Now strikes the hour of the Chief Information Officer (CIO)
A few years ago at the latest, the phrase “computing from the plug” was replaced by the hip term cloud computingy – a concept which proved to be powerful, flexible and foretelling – the CIO should have been the man of the hour. For various reasons, however, IT has never been able to establish itself as an effective factor in strategic management. With the advent of the as-a-service economy, however, CIOs and their IT departments are finding new options for bringing growth and innovation to their companies.
CIOs and wrong expectations of them
A fallacy was built into the definition of the role of the CIO, that with his staff he would create such innovations as process optimization and product and service innovations. Even with the most advanced technology, this would have meant a single person’s know-how could make entire specialist departments redundant. That wouldn’t work even in the best scenarios. It isn’t much of a surprise, then, that according to a recent study by Accenture departments do not perceive IT colleagues as strategists nor do they expect innovations from their corner. Only a third of managers hoped for innovations from IT. Two years ago, that figure was 71 percent. A total of 70 percent of those interviewed declared that they benefit from acting without consultation with the CIO. 42 percent said internal IT requires too much time.
CIO as an enabler for specialist department innovations
Department innovations bring companies forward, generating growth now and for the future. A Chief Information Officer could be the decisive difference, the enabler to digitally map and innovate these innovations. She can use the fact that departments have developed conceptions of what is already available in “As-a-Service” tools. A CIO can be truly successful if she can take the role of an IT service broker familiar with service offers and can appropriately link them. For her colleagues, she would thus become the “enabler of their trust.”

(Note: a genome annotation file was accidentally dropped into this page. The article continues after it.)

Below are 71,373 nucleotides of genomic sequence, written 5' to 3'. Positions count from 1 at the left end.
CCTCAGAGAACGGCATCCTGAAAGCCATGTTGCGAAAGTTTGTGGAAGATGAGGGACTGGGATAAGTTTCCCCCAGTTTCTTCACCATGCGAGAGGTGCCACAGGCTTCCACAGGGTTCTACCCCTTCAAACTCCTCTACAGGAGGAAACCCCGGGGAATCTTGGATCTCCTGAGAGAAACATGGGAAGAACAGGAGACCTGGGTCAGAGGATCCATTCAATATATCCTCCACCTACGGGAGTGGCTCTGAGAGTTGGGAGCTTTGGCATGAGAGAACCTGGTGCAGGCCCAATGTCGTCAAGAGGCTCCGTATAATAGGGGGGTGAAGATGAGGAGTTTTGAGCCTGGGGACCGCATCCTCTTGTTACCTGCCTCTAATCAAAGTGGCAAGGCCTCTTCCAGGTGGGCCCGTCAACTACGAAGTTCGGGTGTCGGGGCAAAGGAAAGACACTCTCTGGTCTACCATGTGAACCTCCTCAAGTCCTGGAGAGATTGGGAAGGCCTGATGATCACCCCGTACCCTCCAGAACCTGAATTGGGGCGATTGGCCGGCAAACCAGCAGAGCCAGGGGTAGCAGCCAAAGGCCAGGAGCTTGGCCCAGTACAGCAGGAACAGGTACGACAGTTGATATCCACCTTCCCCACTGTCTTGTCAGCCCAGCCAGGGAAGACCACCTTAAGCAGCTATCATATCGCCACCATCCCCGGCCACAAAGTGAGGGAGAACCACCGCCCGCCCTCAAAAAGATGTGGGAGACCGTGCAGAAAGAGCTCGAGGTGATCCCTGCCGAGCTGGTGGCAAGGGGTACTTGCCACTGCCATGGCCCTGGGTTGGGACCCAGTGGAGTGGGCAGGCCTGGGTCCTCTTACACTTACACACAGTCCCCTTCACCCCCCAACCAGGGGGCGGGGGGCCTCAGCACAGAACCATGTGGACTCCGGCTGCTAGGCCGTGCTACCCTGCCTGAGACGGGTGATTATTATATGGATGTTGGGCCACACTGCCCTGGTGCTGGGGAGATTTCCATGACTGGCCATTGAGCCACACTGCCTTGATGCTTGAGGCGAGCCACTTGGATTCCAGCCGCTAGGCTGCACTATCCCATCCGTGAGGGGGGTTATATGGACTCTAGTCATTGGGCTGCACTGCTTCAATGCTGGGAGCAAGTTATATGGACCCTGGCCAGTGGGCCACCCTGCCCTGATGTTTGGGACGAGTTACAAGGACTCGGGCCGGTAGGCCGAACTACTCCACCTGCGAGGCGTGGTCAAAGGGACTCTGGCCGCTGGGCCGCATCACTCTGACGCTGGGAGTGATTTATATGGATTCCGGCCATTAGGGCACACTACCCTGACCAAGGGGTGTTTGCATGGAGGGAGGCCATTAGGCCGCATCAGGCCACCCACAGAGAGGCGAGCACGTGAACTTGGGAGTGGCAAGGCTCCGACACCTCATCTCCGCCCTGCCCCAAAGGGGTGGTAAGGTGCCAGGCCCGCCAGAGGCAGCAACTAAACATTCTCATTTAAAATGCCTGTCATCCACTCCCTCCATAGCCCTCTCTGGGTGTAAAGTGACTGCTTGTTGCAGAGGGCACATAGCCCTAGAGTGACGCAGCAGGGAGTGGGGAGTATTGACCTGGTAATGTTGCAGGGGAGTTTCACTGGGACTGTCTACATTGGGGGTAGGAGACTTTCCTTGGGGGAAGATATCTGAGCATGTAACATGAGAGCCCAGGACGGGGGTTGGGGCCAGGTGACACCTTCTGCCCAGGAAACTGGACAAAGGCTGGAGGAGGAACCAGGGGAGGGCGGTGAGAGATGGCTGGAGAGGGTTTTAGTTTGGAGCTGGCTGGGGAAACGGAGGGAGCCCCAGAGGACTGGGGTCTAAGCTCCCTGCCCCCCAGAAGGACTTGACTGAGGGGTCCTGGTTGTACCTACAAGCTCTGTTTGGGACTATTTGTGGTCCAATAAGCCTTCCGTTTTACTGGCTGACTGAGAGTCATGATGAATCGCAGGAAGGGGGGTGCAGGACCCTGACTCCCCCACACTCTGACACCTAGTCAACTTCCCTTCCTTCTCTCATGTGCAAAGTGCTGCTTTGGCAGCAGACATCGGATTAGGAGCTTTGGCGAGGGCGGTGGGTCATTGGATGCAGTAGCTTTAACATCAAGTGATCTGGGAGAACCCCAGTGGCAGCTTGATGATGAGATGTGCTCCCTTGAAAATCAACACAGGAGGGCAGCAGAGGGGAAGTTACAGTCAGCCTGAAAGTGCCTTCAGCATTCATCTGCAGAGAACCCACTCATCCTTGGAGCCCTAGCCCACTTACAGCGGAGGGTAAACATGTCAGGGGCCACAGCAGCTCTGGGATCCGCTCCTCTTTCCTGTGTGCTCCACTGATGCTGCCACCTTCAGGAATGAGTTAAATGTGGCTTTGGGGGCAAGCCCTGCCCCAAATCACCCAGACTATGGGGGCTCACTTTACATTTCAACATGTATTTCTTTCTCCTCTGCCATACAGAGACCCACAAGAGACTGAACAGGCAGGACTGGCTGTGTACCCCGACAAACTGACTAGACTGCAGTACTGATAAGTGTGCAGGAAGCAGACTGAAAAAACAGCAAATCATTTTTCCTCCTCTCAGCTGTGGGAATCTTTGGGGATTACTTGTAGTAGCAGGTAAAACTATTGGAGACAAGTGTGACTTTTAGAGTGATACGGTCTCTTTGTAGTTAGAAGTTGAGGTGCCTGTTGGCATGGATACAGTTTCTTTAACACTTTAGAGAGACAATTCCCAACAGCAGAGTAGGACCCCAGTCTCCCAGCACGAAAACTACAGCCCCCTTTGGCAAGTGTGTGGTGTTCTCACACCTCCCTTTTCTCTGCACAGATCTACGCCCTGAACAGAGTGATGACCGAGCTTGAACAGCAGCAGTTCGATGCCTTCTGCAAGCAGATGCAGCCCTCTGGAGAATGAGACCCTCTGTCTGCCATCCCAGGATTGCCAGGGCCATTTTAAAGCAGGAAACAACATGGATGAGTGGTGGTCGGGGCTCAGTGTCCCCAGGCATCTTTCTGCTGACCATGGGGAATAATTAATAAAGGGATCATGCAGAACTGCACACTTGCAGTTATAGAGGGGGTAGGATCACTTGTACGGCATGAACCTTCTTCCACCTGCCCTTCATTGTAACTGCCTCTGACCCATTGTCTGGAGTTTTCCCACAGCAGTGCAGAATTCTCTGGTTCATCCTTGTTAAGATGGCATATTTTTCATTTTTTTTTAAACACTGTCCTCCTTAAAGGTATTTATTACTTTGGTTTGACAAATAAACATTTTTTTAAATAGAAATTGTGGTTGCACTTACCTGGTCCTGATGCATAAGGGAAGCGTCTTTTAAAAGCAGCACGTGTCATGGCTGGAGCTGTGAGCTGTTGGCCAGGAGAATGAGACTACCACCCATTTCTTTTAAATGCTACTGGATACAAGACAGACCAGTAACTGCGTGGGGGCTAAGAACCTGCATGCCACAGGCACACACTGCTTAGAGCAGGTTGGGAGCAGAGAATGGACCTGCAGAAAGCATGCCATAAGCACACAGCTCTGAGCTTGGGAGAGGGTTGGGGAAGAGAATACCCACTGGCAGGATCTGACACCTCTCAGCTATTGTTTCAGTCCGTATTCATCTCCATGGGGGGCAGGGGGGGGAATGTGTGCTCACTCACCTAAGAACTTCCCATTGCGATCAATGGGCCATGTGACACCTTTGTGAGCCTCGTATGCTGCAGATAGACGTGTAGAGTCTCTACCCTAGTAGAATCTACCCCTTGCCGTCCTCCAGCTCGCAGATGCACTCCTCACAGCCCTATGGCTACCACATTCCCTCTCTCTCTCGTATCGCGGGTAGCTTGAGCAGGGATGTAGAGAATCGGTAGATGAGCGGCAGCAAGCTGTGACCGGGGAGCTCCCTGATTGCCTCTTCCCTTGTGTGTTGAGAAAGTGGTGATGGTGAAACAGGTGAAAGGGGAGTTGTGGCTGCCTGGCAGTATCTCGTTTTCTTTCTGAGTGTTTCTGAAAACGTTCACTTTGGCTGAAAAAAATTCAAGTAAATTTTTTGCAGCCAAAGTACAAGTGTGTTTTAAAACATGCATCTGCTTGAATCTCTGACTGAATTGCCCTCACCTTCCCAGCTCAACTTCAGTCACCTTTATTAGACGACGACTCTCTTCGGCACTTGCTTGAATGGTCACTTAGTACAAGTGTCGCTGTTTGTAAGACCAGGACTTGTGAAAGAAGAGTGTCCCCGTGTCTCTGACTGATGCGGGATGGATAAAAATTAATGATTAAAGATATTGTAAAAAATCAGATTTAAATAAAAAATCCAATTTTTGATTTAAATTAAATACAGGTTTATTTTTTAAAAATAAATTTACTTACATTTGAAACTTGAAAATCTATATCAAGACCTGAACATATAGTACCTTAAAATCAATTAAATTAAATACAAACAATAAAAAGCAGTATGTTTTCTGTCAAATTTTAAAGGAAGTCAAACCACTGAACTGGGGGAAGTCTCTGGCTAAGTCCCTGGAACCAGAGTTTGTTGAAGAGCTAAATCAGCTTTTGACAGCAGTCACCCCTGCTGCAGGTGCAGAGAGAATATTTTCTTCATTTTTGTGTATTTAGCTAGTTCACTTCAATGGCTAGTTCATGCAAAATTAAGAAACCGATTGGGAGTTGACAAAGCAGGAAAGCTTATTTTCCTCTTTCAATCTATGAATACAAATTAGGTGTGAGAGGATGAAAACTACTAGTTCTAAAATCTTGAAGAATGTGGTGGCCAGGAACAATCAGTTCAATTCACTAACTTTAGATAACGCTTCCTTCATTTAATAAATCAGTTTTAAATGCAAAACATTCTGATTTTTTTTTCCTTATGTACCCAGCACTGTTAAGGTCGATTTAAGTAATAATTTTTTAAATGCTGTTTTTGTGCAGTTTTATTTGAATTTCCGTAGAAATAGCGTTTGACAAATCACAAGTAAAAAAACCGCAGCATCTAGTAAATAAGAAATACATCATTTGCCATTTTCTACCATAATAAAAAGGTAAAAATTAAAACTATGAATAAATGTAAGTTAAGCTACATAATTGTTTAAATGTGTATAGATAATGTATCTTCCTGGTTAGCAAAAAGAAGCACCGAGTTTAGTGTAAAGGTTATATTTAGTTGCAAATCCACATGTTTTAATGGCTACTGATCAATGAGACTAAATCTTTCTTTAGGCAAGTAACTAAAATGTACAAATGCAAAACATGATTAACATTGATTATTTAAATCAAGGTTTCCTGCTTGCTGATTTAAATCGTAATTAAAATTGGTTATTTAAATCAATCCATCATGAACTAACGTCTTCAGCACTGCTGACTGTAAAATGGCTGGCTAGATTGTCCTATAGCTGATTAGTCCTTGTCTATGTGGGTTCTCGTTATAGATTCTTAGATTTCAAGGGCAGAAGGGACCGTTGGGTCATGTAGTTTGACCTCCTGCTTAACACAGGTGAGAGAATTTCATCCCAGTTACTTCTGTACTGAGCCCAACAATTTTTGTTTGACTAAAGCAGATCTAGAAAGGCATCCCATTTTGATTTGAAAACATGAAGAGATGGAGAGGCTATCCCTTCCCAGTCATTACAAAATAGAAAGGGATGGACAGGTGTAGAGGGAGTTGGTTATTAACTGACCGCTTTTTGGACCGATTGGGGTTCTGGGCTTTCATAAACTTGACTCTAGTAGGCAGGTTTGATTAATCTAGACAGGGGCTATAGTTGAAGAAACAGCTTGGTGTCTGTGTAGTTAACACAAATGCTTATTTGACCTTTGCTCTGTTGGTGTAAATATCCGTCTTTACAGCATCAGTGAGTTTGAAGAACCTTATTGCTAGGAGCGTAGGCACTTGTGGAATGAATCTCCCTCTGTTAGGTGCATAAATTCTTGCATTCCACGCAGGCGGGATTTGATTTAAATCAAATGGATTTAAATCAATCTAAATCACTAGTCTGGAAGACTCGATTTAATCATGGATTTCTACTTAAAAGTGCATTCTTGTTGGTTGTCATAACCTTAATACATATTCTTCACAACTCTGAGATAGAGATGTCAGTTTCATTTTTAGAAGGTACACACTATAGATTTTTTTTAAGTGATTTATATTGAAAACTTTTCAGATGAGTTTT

The platform makes the difference
In order to bring this concept of an IT service broker to life, a CIO needs access to an innovation platform which can provide modular services quickly and flexibly. These Data Centric Services should be powerful, flexible, and scalable, providing the resources that are immediately needed. One example of this is the Hybrid Cloud platform which allows users like CIOs to host data in a central data-pool, and to always get computing resources from the vendor offering the best performance at the best price. As a digital evolution provider, DARZ has its own high-security center from which customers can access exactly the infrastructure, technology, know-how and cooperating partnerships they need to generate growth for their company. The services are always state-of-the-art since the innovation platform of DARZ is being constantly developed – for the good of an agile CIO.